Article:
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Go Back   IceInSpace > Equipment > ATM and DIY Projects

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  #1  
Old 18-09-2018, 07:13 PM
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Lognic04 (Logan)
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Making a 6 inch f2.8 dob

Hi all,
After completing the 10 inch, after looking at Mel Bartels website I was inspired to make a 6 inch f2.8 ultra fast scope!!!

I am currently hogging it out, at about 2.8mm sag now but I have to reach 3.4mm. I think the plan is to get to about 3mm sag, pour the tool with dental plaster directly onto solid unglazed tiles and remove the last 0.4mm while making it spherical. Orr get to 3.4 then move onto tiles?
Hope you enjoy this thread!!!

Also, is making a coma corrector feasible? It seems pretty simple optically from what I have seen (only 2 elements). Hopefully Bratislav or Stefan can answer this question
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  #2  
Old 18-09-2018, 07:14 PM
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Catch up on progress here: https://www.cloudynights.com/topic/6...-f3-mirrordob/
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  #3  
Old 19-09-2018, 08:01 AM
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Because i am using a subdia tool to hog, there is this severe "lip"where it transitions from being untouched to where it is, do i need to grind this away before going to the tile tool or can i cast it with the lip?

According to the light reflection test, ROC is 108cm, FL is 54cm and sag is ~2.7mm according to Mel Bartels website.
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  #4  
Old 19-09-2018, 08:42 AM
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IMHO you need to grind out the lip and get a uniform curve across the blank.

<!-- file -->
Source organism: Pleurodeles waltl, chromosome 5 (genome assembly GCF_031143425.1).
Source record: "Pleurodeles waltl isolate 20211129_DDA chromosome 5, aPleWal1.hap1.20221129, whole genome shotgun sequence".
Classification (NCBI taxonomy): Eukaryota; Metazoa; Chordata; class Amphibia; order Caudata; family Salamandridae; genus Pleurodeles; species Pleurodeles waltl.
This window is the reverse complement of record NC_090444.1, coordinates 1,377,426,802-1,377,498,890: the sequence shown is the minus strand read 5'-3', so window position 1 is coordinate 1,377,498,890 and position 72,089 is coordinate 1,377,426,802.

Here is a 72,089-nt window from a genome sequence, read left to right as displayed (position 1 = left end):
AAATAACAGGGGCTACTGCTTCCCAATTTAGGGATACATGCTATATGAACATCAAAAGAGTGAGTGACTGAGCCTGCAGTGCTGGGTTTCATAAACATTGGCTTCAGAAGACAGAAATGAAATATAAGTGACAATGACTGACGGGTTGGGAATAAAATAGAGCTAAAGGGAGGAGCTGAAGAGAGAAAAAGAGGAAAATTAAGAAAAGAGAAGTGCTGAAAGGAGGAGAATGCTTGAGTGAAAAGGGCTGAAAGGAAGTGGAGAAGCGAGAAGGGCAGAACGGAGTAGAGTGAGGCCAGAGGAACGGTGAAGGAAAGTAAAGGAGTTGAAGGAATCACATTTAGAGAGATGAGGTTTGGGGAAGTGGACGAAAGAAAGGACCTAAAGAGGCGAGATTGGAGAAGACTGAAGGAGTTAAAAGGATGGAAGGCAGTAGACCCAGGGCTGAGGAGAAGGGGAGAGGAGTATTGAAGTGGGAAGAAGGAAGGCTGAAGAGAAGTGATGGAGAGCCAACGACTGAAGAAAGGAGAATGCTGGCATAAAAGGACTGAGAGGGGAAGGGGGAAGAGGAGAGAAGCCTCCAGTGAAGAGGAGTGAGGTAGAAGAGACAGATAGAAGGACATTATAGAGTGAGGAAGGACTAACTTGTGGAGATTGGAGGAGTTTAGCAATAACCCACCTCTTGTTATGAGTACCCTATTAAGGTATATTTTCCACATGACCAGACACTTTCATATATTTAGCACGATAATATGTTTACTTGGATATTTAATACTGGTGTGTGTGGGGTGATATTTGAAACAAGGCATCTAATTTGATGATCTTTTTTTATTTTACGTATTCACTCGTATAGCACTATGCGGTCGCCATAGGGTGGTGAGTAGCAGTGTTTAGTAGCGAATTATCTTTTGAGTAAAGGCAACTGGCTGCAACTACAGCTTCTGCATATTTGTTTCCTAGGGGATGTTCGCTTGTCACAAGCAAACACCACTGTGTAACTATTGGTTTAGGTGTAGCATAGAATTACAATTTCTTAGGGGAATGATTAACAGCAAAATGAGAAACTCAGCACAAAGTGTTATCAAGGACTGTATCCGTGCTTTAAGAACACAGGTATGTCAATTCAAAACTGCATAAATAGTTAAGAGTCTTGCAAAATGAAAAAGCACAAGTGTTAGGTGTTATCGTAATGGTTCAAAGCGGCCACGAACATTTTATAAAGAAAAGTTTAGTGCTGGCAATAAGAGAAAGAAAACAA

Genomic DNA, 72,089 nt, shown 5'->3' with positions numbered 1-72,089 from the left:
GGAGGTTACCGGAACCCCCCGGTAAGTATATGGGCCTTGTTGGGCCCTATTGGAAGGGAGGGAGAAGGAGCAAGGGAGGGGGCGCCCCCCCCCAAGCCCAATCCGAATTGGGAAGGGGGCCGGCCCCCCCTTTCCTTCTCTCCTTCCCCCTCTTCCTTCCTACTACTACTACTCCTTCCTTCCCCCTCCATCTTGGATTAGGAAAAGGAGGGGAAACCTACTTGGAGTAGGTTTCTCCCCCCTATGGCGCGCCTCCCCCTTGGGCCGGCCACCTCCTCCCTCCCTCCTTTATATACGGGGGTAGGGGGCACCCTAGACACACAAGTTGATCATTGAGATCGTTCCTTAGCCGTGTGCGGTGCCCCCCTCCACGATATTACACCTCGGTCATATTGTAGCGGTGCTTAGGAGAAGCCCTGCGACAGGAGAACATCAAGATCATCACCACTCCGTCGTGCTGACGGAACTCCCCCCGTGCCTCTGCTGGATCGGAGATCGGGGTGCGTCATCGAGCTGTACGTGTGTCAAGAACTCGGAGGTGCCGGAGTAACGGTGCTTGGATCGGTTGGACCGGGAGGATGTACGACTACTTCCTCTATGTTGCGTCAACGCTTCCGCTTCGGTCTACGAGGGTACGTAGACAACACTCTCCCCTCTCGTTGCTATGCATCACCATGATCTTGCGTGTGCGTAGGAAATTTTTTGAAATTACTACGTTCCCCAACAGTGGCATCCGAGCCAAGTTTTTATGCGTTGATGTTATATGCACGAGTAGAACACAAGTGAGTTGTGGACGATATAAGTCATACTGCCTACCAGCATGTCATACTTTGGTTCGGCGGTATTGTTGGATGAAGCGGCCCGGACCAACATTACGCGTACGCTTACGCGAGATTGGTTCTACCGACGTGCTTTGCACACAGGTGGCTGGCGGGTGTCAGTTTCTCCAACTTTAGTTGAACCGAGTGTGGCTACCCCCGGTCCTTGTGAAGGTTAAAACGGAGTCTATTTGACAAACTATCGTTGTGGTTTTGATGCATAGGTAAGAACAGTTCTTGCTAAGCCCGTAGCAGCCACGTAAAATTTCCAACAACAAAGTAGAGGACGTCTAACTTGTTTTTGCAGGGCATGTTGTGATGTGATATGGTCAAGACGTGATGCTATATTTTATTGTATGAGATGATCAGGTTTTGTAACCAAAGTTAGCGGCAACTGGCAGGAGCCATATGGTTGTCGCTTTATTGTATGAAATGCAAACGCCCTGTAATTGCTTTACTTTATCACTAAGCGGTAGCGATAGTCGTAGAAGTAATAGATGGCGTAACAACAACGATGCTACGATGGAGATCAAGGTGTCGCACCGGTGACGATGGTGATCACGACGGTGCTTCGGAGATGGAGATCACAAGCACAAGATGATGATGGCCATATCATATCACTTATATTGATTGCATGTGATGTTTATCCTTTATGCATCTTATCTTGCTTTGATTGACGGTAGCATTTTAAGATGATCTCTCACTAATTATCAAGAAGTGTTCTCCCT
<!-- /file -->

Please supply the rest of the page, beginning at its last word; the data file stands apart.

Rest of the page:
The fastest “comet seeker” I built was. 6” f4.
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  #5  
Old 19-09-2018, 08:54 AM
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Ok. Do you know when i should switch to tile tool? 3mm? more?
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  #6  
Old 19-09-2018, 09:10 AM
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Merlin66 (Ken)
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Logan,
I actually used the tile tool from the beginning, rough grinding through to fine grinding - get down smoothly to the required sag then over to the lap tool.
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  #7  
Old 19-09-2018, 01:10 PM
bratislav (Bratislav)
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6 inch f/2.8 - homemade coma corrector

It would be actually possible to make quite decent (in fact more than decent) two simple BK-7 lens coma corrector for a 6" f/2.8 .
Catch is, you have to make it as a system , that is mirror will have to work together with lenses. You wouldn't be able to use it alone, lenses are essential part of the system.
Consequence of catch #1 is, mirror will have to be hypebola. Twice as deep as paraboloid (which is hard enough as it is at f/2.8 ).
So here's the prescription - mirror is ground at f=450mm (that is, f/3). This actually makes it easier to figure, as well as asking for much smaller secondary. The eccentricity would be -2.1 .
I also made lenses easier to manufacture. First lens is plano-concave. Lenses touch at the edges (also to make it easier to manufacture, no need for precision spacers, but make sure you bevel edges well). Second lens is biconvex, BFL is a generous 87 mm .
Performance is excellent (better than diffraction limited) across 6 mm circle which is larger than the field stop of a high power eyepiece (say 2.5mm Nagler Type 6).

BTW, don't even think on skimping on eyepieces. Minimum would be Nagler line (or similar), even better, use Ethos. Most eyepieces will work rather poorly at f/2.8 even on axis.